Fittipaldi signing addresses Haas sim weakness. By: Scott Mitchell

Signing Pietro Fittipaldi will help the Haas Formula 1 team address a weakness with its simulator use, reckons the team’s race driver Romain Grosjean.

Fittipaldi, grandson of two-time world champion Emerson, has been named Haas’s 2019 reserve driver and make his F1 test debut in Abu Dhabi this month as part of his new role.

The 2017 Formula V8 3.5 champion has had a disrupted season across multiple categories – the World Endurance Championship, IndyCar and Super Formula – after breaking his leg earlier this year. 

“We need some help in the team, especially on the simulator side,” said Grosjean. “It will be good to have him, he will have a taste of the car in Abu Dhabi and he can jump in the simulator and work on the correlation, when we get it, it is nice and ready to go.

“We are still working on plans and making sure we get better [at simulation]. The correlation is the trickiest part to get right and the one you need to get right before you do any set-up work.

“It has been okay, we have been able to work with it [but] with race drivers it is hard to go between races.”

Haas was in talks with Fittipaldi over testing opportunities prior to his leg-breaking shunt at Spa ahead of the WEC season opener earlier this year.

Team principal Gunther Steiner explained that those talks morphed into discussions over a proper roleonce Haas established Fittipaldi could help boost its sim efforts.

“We talked again and decided to use him next year for testing and simulator development because they need to get better,” said Steiner.

“Because we are young, we need to find areas to improve. That is why next year we decided to have a programme where our simulator programme is as good as possible, so on Friday we can test set-ups and with aero developments, we put them in first with Pietro [on the simulator], and just get better.”

Fittipaldi’s opportunity was described as a “genuine test role” by Steiner.

It follows a now-standard development driver model among F1 teams, which has been specifically credited by the likes of Ferrari for turnarounds in form from Friday practice to Saturday this season.

Additional reporting by Stuart Codling and Oleg Karpov

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Hamlin forgoes picking No. 1 pit stall, giving it to Kyle Busch By: Nick DeGroot

Hamlin played spoiler in the final round of qualifying, jumping the title contenders and taking pole for the third time in the last four seasons.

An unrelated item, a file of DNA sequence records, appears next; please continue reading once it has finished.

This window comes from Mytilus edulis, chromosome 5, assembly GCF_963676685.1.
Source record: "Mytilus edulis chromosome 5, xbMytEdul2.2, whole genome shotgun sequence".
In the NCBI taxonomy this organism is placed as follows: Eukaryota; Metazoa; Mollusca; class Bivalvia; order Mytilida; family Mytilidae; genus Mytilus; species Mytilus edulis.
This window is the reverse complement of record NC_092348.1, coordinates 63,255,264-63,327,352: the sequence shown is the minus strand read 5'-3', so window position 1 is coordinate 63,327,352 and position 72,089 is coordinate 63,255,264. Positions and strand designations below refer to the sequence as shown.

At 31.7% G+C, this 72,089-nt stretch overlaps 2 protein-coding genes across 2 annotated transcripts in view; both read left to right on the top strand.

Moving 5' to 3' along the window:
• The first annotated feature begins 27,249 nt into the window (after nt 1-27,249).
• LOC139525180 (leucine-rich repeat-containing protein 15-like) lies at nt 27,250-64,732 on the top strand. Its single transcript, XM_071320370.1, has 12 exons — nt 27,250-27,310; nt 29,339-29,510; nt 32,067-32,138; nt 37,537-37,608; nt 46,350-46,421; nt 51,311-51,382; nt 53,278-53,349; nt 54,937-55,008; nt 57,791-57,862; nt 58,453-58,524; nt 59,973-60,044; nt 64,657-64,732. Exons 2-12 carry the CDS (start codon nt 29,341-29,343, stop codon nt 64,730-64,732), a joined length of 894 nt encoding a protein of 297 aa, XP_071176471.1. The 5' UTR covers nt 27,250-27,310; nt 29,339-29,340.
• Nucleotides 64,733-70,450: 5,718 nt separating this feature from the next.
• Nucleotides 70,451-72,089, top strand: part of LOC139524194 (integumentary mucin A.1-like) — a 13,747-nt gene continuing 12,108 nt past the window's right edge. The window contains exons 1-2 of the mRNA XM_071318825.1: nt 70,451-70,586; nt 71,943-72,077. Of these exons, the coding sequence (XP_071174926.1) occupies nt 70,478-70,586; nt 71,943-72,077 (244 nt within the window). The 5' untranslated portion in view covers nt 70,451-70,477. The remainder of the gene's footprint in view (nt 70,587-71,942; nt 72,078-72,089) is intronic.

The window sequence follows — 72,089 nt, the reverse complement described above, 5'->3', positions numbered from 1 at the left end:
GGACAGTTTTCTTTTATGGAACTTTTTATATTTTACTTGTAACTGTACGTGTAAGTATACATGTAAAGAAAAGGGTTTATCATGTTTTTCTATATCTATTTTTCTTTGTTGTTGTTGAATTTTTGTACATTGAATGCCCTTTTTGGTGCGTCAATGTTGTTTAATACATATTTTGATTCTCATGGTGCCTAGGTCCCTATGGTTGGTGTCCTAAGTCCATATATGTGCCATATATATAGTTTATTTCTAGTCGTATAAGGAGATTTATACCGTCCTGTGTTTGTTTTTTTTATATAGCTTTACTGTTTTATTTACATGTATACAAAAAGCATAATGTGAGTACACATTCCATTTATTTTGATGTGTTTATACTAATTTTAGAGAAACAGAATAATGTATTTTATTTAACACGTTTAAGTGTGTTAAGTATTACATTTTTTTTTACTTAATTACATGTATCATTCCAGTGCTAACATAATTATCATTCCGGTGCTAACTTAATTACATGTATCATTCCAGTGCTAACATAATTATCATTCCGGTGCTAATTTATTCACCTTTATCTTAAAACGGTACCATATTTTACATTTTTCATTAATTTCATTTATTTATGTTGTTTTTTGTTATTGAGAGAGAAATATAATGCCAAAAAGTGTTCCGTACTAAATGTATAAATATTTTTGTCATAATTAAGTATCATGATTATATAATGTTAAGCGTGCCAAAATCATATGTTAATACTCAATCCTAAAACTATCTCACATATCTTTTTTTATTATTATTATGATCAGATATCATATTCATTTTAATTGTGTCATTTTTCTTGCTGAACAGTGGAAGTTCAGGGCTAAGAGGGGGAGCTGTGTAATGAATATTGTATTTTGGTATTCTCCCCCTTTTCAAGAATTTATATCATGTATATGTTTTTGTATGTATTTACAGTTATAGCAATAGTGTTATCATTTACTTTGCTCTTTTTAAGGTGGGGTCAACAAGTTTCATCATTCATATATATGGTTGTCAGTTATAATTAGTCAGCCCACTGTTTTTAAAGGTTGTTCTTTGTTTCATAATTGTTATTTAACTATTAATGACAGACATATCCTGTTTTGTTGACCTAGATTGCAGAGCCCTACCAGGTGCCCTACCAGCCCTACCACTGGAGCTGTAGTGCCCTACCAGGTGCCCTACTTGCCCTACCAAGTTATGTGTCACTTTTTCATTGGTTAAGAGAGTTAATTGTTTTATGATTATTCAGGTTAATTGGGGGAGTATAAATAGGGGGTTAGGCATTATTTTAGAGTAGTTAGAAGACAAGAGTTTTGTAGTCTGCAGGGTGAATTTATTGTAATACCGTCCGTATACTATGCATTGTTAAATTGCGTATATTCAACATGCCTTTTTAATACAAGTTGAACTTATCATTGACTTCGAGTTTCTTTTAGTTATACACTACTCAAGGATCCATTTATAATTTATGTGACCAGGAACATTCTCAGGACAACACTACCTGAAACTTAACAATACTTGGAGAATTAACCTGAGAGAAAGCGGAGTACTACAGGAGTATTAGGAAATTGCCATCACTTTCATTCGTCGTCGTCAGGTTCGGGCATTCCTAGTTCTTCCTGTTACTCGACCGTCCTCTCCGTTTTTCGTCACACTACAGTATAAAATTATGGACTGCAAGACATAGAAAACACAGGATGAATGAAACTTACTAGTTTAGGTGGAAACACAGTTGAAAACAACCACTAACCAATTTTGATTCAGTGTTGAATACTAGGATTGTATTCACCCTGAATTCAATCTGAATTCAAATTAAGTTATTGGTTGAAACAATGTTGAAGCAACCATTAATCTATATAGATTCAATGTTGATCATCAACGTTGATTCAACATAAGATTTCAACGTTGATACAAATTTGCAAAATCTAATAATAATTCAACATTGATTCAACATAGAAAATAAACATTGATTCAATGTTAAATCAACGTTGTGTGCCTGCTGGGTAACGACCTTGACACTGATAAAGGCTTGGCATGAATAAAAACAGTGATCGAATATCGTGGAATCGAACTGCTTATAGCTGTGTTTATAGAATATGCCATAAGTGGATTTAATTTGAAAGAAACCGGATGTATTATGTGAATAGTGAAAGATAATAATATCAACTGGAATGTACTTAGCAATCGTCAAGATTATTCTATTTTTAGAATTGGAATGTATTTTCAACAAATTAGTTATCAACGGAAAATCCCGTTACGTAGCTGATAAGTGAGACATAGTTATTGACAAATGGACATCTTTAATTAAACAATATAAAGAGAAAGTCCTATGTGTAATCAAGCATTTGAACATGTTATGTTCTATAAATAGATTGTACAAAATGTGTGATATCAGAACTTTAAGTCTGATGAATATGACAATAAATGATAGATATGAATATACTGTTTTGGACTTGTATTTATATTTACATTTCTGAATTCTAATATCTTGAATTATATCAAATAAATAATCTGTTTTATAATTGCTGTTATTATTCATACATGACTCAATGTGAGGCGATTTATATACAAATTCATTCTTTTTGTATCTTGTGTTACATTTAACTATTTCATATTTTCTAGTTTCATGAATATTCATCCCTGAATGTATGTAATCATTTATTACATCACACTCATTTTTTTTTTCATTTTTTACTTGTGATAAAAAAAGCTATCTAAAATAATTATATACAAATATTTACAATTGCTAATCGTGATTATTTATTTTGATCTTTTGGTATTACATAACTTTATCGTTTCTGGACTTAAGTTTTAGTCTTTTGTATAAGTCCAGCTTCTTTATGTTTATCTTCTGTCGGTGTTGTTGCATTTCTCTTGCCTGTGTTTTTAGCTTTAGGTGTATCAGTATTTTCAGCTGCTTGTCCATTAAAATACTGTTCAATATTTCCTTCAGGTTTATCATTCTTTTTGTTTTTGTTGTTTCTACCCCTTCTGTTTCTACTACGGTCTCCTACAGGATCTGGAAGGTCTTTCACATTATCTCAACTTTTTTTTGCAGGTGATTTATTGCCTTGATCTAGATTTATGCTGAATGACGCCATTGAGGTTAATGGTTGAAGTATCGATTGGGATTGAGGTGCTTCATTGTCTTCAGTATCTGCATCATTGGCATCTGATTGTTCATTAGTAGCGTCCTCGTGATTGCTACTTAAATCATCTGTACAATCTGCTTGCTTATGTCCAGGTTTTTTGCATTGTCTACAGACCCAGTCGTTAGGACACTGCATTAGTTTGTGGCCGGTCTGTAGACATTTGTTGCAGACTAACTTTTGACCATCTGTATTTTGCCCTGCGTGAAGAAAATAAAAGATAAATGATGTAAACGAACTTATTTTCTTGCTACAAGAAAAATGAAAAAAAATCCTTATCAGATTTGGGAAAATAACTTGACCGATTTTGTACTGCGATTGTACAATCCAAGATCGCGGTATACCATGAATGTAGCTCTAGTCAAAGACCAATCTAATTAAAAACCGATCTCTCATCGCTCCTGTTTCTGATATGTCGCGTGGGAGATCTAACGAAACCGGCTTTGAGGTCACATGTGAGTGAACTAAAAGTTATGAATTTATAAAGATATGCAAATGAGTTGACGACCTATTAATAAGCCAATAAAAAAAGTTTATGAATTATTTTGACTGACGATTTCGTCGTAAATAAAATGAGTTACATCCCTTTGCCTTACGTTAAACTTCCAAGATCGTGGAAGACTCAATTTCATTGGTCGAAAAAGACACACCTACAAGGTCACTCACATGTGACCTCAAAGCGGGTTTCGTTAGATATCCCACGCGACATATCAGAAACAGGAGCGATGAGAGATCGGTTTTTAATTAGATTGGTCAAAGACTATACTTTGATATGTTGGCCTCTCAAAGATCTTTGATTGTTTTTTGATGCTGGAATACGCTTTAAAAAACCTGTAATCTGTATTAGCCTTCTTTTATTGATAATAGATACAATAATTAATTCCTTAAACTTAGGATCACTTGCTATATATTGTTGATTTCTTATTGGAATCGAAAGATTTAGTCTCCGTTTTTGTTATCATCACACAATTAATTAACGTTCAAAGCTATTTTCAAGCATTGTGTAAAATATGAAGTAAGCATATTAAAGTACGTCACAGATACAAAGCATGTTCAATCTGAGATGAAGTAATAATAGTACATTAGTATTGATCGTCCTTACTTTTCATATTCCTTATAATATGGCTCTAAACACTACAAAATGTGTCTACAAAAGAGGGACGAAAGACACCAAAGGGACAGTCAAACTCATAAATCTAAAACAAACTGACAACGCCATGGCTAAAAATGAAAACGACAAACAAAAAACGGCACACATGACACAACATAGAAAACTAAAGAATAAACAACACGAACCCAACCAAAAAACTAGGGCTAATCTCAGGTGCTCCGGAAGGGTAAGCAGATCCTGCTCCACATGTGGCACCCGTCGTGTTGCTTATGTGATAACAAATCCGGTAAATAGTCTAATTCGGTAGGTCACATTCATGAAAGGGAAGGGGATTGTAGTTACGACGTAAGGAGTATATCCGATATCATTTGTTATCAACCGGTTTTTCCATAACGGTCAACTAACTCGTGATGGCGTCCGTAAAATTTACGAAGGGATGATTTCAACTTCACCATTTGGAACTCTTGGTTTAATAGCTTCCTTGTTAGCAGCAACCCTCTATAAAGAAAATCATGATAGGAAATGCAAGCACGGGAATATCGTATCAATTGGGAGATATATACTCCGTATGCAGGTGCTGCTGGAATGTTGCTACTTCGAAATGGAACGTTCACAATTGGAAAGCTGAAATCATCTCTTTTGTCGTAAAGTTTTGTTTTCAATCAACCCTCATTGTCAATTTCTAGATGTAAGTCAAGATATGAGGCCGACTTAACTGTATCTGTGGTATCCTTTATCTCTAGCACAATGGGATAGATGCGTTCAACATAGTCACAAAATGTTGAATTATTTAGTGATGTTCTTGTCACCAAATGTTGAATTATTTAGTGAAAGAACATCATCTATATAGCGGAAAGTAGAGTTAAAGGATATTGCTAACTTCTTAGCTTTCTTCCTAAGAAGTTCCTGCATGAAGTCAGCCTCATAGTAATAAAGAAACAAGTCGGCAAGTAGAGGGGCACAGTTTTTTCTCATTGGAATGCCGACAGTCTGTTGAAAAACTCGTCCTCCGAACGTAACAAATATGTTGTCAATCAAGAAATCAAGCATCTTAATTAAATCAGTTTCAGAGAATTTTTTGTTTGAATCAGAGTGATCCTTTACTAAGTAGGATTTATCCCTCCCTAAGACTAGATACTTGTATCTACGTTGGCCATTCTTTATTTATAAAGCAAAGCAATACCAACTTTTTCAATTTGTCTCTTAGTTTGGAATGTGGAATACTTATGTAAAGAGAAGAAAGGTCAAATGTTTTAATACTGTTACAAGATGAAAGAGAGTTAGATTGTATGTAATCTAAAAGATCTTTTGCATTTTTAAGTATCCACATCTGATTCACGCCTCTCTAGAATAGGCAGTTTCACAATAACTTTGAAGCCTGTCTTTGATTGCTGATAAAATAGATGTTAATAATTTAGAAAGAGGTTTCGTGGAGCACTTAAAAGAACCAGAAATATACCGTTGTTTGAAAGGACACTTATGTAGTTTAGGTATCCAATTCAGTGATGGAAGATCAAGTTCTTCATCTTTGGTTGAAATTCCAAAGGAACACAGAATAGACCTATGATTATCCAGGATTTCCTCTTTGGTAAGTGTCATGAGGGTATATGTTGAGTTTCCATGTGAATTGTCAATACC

But after winning the pole with teammate and Championship 4 driver Kyle Busch alongside, there were immediate discussions regarding the possibility he would give up the No. 1 pit stall.

That’s probably too far, but it would sure be nice,” said Busch of such a possibility.

I agree it’s way too far,” chimed in Martin Truex Jr., who found himself in a similar position as Busch in 2017. In fact, the reigning series champions asked Hamlin if he would give them the No. 1 stall last year, which they declined to do.

He later added, “I think if you get the pole, yes, the first pit box. I think that’s what we were all shooting for tonight. Anywhere else in the top 10 or 12, it’s a long race; a lot happens here. Long runs come into play, and if you’re good, you can drive pretty much from anywhere in the field.”

Exemplifying the importance of that first pit stall, Busch said, “I think that if you’re not in the No. 1 pit box, then 2 through 40 are the same.”

For the good of the team

When Hamlin entered the Media Center, he was asked that very same question. Would he give it up for the sake of JGR’s title hopes?

“I mean, there’s thoughts. The 78 was in the same position last year, asked us — we declined. I mean, to be honest with you, my pit crew is a second slower than Kyle’s. I think everything is earned. Nothing is given,” said Hamlin.

“With us having the No. 1 pit stall, nobody else — none of the other competitors will have it. I don’t know. It’s a discussion.  I mean, certainly I would think that Wheels, with the pressure always to win, you’ve got to do everything you can to win. We’ll have that discussion.”

Well, the discussion was had and a decision was made. Saturday morning, the No. 11 team opted to take the No. 4 pit stall, which has an opening ahead and Team Penske’s Ryan Blaney behind. It’s also worth noting that Truex won the 2017 championship from that very same pit box.

But Hamlin’s choosing the fourth stall allowed Busch to claim the No. 1 stall and gain an advantage over the other three title contenders. Should there be a late-race pit stop, that stall could prove to be pivotal in who takes the 2018 championship.

Team owner Joe Gibbs offered an explanation to NBCSN, saying “We all kind of got together as a team and so, what came out of those meetings was this — what we want for Denny is to win this race. That’s important for him and that’s a big deal for us and our sponsor. And then of course the other side of that for our team, we want to win a championship. And so we all kind of meet, we talk all that over, and it’s everybody making a team decision and we felt the best thing for us was we want Denny focused on winning this race. He thinks he can do it, and we think he can do it from that pit box. And at the same team, we want to make a team decision. We’d like to win a championship for Joe Gibbs Racing. That’s part of the complication, the intriguing part of this, but it’s part of the sport.”